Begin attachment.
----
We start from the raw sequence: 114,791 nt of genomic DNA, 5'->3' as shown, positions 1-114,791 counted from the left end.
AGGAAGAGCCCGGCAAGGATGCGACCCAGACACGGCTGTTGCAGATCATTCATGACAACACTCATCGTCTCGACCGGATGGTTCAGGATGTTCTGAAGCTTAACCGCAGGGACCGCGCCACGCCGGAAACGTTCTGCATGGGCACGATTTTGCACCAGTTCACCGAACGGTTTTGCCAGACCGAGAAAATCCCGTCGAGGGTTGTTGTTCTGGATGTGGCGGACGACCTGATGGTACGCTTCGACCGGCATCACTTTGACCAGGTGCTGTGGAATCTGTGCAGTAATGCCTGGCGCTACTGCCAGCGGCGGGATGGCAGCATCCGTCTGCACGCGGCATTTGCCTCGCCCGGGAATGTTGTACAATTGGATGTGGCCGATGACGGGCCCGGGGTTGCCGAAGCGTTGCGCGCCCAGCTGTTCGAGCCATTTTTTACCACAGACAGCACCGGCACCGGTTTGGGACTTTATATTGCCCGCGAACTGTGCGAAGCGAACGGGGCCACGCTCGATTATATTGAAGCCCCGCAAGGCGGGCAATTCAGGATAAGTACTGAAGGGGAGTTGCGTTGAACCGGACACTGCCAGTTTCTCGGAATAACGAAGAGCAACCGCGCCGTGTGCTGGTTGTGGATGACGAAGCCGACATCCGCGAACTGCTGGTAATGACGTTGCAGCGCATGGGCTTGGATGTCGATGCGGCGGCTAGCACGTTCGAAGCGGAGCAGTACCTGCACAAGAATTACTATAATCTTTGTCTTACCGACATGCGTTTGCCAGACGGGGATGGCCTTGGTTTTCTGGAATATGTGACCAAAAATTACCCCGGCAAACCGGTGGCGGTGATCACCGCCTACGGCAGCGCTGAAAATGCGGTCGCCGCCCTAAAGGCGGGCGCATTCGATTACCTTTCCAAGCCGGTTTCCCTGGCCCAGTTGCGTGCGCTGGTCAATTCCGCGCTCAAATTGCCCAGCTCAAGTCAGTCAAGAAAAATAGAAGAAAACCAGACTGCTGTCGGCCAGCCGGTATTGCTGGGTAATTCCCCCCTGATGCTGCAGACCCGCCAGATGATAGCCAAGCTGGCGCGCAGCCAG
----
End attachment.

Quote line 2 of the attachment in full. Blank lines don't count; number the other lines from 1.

AGGAAGAGCCCGGCAAGGATGCGACCCAGACACGGCTGTTGCAGATCATTCATGACAACACTCATCGTCTCGACCGGATGGTTCAGGATGTTCTGAAGCTTAACCGCAGGGACCGCGCCACGCCGGAAACGTTCTGCATGGGCACGATTTTGCACCAGTTCACCGAACGGTTTTGCCAGACCGAGAAAATCCCGTCGAGGGTTGTTGTTCTGGATGTGGCGGACGACCTGATGGTACGCTTCGACCGGCATCACTTTGACCAGGTGCTGTGGAATCTGTGCAGTAATGCCTGGCGCTACTGCCAGCGGCGGGATGGCAGCATCCGTCTGCACGCGGCATTTGCCTCGCCCGGGAATGTTGTACAATTGGATGTGGCCGATGACGGGCCCGGGGTTGCCGAAGCGTTGCGCGCCCAGCTGTTCGAGCCATTTTTTACCACAGACAGCACCGGCACCGGTTTGGGACTTTATATTGCCCGCGAACTGTGCGAAGCGAACGGGGCCACGCTCGATTATATTGAAGCCCCGCAAGGCGGGCAATTCAGGATAAGTACTGAAGGGGAGTTGCGTTGAACCGGACACTGCCAGTTTCTCGGAATAACGAAGAGCAACCGCGCCGTGTGCTGGTTGTGGATGACGAAGCCGACATCCGCGAACTGCTGGTAATGACGTTGCAGCGCATGGGCTTGGATGTCGATGCGGCGGCTAGCACGTTCGAAGCGGAGCAGTACCTGCACAAGAATTACTATAATCTTTGTCTTACCGACATGCGTTTGCCAGACGGGGATGGCCTTGGTTTTCTGGAATATGTGACCAAAAATTACCCCGGCAAACCGGTGGCGGTGATCACCGCCTACGGCAGCGCTGAAAATGCGGTCGCCGCCCTAAAGGCGGGCGCATTCGATTACCTTTCCAAGCCGGTTTCCCTGGCCCAGTTGCGTGCGCTGGTCAATTCCGCGCTCAAATTGCCCAGCTCAAGTCAGTCAAGAAAAATAGAAGAAAACCAGACTGCTGTCGGCCAGCCGGTATTGCTGGGTAATTCCCCCCTGATGCTGCAGACCCGCCAGATGATAGCCAAGCTGGCGCGCAGCCAG